Crafting Hands: Chuck Stern Makes Bows And Arrowheads The Very Old Fashioned Way

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ABOVE, Stern uses pressure flaking to remove small pieces from an arrowhead. BELOW, Stern holds a osage bow blank and a piece of bamboo that he will use to back it. BELOW LEFT, Stern draws one of his bows.

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By Alex Haglund

A lot of what Chuck Stern does isn’t carving, finishing, chipping or whittling. It’s seeing potential.

Chuck lives in Nashville and makes handmade bows, flintknaps arrowheads and is very well-versed in traditional techniques of crafting and making things.

“This is called junk rock here,” Stern says, pointing to a ridge of stone on the side of a piece of flint that will become an arrowhead.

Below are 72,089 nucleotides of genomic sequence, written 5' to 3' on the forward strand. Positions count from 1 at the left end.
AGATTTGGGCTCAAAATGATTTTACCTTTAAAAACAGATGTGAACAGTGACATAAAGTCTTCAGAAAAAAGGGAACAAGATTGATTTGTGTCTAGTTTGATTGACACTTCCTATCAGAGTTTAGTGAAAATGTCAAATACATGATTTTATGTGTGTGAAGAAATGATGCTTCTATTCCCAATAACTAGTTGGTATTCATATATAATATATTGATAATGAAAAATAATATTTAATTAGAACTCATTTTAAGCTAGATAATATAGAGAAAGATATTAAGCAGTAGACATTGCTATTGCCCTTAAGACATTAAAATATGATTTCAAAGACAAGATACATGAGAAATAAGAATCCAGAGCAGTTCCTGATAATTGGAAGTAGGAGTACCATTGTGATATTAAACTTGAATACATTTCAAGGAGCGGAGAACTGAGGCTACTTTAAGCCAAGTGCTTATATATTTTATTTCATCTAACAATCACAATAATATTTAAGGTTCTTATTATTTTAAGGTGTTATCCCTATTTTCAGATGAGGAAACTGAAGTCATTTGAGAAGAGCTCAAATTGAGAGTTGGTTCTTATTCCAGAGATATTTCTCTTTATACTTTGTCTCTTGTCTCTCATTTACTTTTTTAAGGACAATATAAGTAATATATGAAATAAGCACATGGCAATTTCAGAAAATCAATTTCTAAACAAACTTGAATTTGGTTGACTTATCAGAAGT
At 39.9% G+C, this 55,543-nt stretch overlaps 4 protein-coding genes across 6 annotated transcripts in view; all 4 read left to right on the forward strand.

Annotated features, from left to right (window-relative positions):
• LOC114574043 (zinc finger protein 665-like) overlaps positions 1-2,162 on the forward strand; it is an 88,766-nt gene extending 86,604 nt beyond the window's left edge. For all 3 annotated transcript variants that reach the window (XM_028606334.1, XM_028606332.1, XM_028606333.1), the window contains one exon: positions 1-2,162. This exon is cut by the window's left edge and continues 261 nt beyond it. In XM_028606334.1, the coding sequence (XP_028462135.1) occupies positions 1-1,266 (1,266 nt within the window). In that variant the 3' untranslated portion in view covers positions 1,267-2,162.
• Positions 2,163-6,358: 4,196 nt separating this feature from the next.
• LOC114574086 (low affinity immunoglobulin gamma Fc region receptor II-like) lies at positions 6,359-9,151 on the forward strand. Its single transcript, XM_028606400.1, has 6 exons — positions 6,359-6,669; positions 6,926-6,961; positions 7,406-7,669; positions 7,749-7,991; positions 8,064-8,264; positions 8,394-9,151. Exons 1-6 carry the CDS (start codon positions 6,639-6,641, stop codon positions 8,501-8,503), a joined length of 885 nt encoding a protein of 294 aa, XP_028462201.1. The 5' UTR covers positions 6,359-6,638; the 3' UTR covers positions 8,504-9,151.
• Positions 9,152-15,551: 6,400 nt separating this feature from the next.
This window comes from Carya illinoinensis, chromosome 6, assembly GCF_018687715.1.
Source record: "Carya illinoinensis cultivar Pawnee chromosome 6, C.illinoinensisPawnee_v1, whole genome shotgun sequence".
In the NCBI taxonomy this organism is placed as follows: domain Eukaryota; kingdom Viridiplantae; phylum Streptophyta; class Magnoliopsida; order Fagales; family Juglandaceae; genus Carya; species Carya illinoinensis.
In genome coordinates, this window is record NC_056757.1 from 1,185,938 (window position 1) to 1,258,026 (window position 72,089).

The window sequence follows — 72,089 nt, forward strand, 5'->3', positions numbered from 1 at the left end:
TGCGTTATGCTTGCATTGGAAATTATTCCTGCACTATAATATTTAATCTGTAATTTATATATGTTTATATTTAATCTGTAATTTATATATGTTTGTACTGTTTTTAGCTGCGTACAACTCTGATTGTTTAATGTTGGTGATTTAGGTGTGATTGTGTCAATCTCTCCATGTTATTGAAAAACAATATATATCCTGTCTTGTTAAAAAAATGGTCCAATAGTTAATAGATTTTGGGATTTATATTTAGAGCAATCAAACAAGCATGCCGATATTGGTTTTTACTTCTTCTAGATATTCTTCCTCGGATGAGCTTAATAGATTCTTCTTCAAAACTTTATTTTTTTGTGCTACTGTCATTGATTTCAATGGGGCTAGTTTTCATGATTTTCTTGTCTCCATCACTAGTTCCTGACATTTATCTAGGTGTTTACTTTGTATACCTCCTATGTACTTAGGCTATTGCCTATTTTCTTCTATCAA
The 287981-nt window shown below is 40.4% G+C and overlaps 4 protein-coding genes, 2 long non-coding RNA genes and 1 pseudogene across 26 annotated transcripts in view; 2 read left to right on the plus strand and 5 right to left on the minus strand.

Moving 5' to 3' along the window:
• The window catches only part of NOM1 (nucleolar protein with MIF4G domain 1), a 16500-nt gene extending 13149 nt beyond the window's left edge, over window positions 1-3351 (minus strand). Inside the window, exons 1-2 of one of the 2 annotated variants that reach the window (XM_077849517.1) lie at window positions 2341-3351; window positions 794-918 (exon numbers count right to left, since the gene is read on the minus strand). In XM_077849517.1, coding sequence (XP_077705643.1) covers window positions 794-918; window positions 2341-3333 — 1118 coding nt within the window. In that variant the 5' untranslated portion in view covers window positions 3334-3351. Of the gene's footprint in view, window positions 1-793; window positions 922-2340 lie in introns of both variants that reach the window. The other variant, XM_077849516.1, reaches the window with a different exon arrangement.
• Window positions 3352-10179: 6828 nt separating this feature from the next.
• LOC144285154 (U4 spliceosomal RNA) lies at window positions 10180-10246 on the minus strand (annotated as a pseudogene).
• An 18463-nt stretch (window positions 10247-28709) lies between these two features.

“You have to be able to see a point in there before you start,” Stern says, chipping away large flakes of rock by swinging his striker, a copper billet with an antler handle, into the piece he’s working on. “You have to kind of read the stone.”

Stern first learned to flintknap years ago

“I went out to North Carolina and got acquainted with Michael Walking Stick, a Cherokee,” said Stern. “He taught me the basics. He said, ‘it’s the oldest art known to man, and it’s a dying art.’”

Stern says Walking Stick taught him for free, on the condition that he teach anyone else who wants to learn flintknapping for free as well. Later, at a craft conference, Stern taught another man how to flintknap who taught him how to make bows in exchange.

Chuck Stern makes bows as C and J Custom Made Bows. He is located at 177 E. Belleville Street and can be reached by phone at (618) 599-8682.

For More, Please Read The September 9, 2015 Edition Of The Nashville News.